I'm Thomas Manson, Founder and CEO of POLICE TECHNICAL, a national law enforcement training company based in Indiana. I'm a former Border Patrol Agent, and current manager of 20 national technical trainers.
I enjoyed (and winced at) your PowerPoint Justice article. I have taught PowerPoint for Public Safety nationally since 1999 and the assessment of skills and applications of the program within public safety is unfortunately accurate.
Nationally, few law enforcement personnel (including Prosecutors) are trained to utilize the PowerPoint, and the training that is typically provided is taught by generalist city or county trainers without much knowledge of the job functions of public safety, or even of the real functions of the software itself.
The techniques addressed in your article which are causing reversals (red guilty letters over a defendant's face) were indeed taught in the late '90s and early 2000s by the National College Of District Attorneys in Columbia, South Carolina. They represent a ham-fisted application (along the lines of typewriter sounds as each letter of a word animates on the screen) to PowerPoint and are not in keeping with current standards.
PowerPoint when deployed properly is powerful tool for case management; both within a law enforcement department and in the courtroom. It has the ability to effectively manage all aspects of criminal case: Photos, videos, documentation, maps, and reports. Additionally when used by trained personnel, it has the ability to provide graphs, maps and animation which great enhance an audience's understanding of the case. When used effectively, I have seen it clarify that a case was not ready for trial, and also make "clear" complicated conspiracy and white collar cases.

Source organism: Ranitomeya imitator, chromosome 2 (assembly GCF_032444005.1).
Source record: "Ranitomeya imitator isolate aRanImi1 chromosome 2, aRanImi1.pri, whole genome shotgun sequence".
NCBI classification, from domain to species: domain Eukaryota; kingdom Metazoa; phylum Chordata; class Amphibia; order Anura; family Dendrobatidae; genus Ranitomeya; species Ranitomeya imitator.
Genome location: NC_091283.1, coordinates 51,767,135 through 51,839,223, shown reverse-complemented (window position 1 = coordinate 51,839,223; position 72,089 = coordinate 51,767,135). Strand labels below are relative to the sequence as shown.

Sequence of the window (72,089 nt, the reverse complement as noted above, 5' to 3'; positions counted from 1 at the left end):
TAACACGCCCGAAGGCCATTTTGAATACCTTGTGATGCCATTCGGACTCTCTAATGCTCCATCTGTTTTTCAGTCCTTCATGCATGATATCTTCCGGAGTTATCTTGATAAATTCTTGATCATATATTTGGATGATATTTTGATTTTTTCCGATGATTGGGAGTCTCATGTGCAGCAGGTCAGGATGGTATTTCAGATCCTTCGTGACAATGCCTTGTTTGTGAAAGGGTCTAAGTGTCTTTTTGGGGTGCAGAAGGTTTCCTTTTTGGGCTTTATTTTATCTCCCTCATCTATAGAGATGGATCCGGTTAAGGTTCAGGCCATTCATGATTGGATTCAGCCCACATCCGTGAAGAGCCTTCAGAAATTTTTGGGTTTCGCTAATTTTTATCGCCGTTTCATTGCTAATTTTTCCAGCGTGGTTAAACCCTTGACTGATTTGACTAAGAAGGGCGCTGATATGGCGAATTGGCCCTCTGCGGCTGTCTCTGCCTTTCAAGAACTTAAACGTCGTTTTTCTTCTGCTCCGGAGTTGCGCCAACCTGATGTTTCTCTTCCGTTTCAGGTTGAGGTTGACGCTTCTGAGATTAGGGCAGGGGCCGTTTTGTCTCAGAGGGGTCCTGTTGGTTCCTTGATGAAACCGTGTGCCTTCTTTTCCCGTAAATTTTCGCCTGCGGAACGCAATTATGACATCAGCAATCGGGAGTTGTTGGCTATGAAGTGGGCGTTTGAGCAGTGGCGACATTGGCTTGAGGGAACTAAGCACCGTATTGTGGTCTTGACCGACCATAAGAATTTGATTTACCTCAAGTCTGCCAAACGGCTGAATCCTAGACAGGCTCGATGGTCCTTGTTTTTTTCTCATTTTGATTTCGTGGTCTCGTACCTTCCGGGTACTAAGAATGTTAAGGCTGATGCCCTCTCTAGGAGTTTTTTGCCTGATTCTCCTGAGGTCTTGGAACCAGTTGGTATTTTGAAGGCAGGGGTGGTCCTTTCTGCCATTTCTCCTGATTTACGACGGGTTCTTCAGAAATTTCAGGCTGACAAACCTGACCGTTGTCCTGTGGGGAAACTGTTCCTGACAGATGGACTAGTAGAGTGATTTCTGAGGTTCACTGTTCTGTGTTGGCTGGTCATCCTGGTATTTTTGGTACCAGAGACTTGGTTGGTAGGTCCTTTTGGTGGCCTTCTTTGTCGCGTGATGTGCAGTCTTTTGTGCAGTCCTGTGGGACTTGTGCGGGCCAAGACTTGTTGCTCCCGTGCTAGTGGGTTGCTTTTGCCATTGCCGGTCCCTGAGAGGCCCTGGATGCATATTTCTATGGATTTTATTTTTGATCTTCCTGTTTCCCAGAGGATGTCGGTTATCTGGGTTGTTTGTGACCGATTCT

Your article failed to mention any law enforcement personnel who use PowerPoint effectively. I have many positive examples, but the one below is timely:
Det. Ben Owens, North Las Vegas Police Department, utilizes a dynamically linked PowerPoint interface for Officer Involved Shootings, containing all officer reports, timelines, videos, media coverage, maps, animations, policy and guidelines for their department as well as their Prosecutor's Office, and contact information for the agencies involved. Not only does this allow NLVPD to make professional presentations both internally and externally, but the package can be easy uploaded for public access and review. This level of organization and openness is only made possible by understanding and effectively deploying PowerPoint. This application (OIS presentations) has implications far beyond case management; it has the ability to provide better, faster and more accurate information to the curious public. The positive ramifications post-Ferguson of such enhanced communication between a law enforcement agency and the public they serve are obvious.
It is unfortunate that so many examples of bad PowerPoint proliferate (both within Public Safety and outside in the general world), but many agencies, to their credit, have realized the need to train their personnel in this technical area and are doing so. The standards are rising; and the results are getting better. The failure here is not the personnel, but the information and training they were provided.
Thank you for the excellent article (we'll share it with our membership) and your interest in helping the Public Safety examine and re-invent itself.
Thomas M. Manson